Patient Simulators Help Save LivesThe new Rush Clinical Skills and Simulation Center uses sophisticated dummies to simulate real-world patient care — from serious heart conditions to the flu — for students and health care workers from Rush University Medical Center.
Below is a list of scientific publications for which this practitioner was either the primary author or a contributor. Citations come from PubMed, a database of biomedical literature, life science journals and online books. PubMed is a service of the US Library of Medicine at the National Institutes of Health. Click on the title of the cited work for more information (this will take you directly to PubMed.gov). Listings go back five years.
Radiology, in particular, is very heavy technologically, and it’s constantly evolving. In a way, my job has become a lot more complex because the technology is so much more advanced with MRI [magnetic resonance imaging], CT [computed tomography], ultrasound. But it’s made our life a lot easier in that it’s easier to make diagnoses. You can get your answer faster, with less radiation, or less harm to the patient.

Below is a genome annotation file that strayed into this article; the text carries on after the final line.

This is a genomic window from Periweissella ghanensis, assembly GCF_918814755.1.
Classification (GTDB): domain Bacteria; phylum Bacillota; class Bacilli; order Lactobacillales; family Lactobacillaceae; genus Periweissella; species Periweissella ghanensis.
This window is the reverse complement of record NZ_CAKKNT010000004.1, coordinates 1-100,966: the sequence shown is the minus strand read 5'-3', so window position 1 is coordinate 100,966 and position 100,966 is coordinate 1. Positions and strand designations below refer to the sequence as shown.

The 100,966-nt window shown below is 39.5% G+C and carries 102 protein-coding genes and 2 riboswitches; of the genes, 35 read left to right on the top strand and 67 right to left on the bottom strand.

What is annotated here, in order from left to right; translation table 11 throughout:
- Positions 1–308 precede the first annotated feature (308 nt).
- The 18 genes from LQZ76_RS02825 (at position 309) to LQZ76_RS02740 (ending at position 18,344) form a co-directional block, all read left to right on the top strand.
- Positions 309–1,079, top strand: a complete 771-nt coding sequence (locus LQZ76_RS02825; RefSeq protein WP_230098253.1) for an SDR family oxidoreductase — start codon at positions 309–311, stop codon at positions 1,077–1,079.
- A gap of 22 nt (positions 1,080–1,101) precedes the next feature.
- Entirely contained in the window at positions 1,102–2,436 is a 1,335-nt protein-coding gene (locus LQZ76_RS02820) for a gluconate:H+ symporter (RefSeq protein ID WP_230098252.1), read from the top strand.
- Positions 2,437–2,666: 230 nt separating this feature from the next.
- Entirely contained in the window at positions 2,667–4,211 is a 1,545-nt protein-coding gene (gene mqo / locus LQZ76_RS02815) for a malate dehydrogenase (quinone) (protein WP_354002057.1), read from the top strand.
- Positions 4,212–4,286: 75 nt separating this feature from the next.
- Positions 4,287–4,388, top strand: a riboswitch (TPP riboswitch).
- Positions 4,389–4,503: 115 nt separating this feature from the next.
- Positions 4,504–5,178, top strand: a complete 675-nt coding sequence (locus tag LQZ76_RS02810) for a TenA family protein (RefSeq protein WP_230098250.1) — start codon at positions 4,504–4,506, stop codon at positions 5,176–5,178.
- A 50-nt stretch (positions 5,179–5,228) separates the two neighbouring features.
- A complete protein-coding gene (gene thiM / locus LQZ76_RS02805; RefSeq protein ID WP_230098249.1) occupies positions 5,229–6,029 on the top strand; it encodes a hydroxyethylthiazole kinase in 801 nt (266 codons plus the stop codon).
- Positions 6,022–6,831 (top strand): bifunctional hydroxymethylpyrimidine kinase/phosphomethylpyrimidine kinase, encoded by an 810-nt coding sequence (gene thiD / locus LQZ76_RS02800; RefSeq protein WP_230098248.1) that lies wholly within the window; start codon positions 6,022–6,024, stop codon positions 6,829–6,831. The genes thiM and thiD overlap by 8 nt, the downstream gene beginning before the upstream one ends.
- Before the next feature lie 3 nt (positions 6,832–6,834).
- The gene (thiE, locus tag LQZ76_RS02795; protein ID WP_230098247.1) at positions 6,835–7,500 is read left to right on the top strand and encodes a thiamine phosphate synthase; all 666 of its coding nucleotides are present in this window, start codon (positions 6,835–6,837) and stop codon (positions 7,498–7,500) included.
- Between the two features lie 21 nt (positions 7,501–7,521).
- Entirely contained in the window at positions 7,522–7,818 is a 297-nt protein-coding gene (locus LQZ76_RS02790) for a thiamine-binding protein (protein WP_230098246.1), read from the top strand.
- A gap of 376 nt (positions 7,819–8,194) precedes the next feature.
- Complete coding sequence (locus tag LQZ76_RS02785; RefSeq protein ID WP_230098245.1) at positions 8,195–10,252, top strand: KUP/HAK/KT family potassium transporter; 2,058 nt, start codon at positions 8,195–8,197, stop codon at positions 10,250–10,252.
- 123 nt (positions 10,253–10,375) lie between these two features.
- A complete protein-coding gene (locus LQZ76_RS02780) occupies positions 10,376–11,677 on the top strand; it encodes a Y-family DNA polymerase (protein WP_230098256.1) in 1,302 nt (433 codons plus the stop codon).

The thing that I really enjoy is obstetric ultrasound. There’s nothing like watching a fetus grow and develop inside the womb. We have 3 and 4D capabilities in ultrasound, and it’s an incredible bonding experience to have the mom and dad watch the fetus turning around, doing summersaults, sucking its thumb in utero.
I’ve always wanted to be a radiologist since I can remember. As a little girl I used to go with my dad — who was also a radiologist — I would go into his office on Saturdays, and he would show me the films. And I’ve always been a very visual person. I like looking at the images. I like figuring out problems, and it’s just sort of a natural thing I gravitated towards.